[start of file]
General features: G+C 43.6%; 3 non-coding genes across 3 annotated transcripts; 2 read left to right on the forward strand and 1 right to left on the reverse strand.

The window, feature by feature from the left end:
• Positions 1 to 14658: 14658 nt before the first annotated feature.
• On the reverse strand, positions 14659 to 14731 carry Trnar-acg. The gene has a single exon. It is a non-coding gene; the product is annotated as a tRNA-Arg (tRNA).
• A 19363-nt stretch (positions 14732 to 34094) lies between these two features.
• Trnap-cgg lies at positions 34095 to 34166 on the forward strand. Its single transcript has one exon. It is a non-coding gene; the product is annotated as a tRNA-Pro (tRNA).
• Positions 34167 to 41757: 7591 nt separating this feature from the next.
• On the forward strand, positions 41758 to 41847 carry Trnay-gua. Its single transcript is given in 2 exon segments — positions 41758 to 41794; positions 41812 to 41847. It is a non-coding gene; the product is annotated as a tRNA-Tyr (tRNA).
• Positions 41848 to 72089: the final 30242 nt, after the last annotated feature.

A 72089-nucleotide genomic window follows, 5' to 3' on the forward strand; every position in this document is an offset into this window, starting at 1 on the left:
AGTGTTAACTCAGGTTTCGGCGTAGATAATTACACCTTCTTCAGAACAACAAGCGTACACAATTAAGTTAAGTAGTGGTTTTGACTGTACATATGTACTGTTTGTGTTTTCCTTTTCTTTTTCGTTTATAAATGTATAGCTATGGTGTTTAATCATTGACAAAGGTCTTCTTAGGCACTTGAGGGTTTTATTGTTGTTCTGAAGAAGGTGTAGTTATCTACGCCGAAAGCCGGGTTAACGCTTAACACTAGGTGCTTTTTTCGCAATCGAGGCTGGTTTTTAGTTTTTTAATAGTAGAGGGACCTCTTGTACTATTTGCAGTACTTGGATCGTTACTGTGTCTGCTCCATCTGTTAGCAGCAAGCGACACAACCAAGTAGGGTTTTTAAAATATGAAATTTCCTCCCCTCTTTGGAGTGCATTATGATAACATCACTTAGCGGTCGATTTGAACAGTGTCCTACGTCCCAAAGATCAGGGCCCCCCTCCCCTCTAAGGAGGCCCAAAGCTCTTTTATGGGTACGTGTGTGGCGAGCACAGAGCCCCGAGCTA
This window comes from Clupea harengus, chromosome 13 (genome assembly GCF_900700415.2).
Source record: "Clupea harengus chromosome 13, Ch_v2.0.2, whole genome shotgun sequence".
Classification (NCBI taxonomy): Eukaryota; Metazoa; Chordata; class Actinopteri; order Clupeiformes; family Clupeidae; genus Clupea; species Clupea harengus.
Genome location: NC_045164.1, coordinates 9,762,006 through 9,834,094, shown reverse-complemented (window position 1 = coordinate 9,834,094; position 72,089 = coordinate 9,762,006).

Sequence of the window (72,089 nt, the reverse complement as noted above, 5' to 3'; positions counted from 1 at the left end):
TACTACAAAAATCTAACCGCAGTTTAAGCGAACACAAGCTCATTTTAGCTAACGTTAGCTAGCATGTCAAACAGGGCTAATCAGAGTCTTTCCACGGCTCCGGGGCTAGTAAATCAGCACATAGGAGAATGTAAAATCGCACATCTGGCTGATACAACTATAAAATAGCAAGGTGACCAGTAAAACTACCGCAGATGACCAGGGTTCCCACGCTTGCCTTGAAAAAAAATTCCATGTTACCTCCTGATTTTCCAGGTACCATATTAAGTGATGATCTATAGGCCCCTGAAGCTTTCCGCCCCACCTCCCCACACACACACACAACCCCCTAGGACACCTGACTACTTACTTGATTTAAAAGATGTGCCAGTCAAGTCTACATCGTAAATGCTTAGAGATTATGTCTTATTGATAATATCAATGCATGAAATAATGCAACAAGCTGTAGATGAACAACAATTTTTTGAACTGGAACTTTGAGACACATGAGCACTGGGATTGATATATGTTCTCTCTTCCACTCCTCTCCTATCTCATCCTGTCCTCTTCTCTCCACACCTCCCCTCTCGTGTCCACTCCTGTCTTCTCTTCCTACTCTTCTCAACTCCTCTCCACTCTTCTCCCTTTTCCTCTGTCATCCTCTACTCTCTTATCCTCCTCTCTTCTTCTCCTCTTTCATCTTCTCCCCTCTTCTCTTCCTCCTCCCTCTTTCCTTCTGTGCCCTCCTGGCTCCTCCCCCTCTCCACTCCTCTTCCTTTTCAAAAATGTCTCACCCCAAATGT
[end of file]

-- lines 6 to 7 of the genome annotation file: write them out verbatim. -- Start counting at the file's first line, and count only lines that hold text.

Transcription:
• Trnap-cgg lies at positions 34095 to 34166 on the forward strand. Its single transcript has one exon. It is a non-coding gene; the product is annotated as a tRNA-Pro (tRNA).
• Positions 34167 to 41757: 7591 nt separating this feature from the next.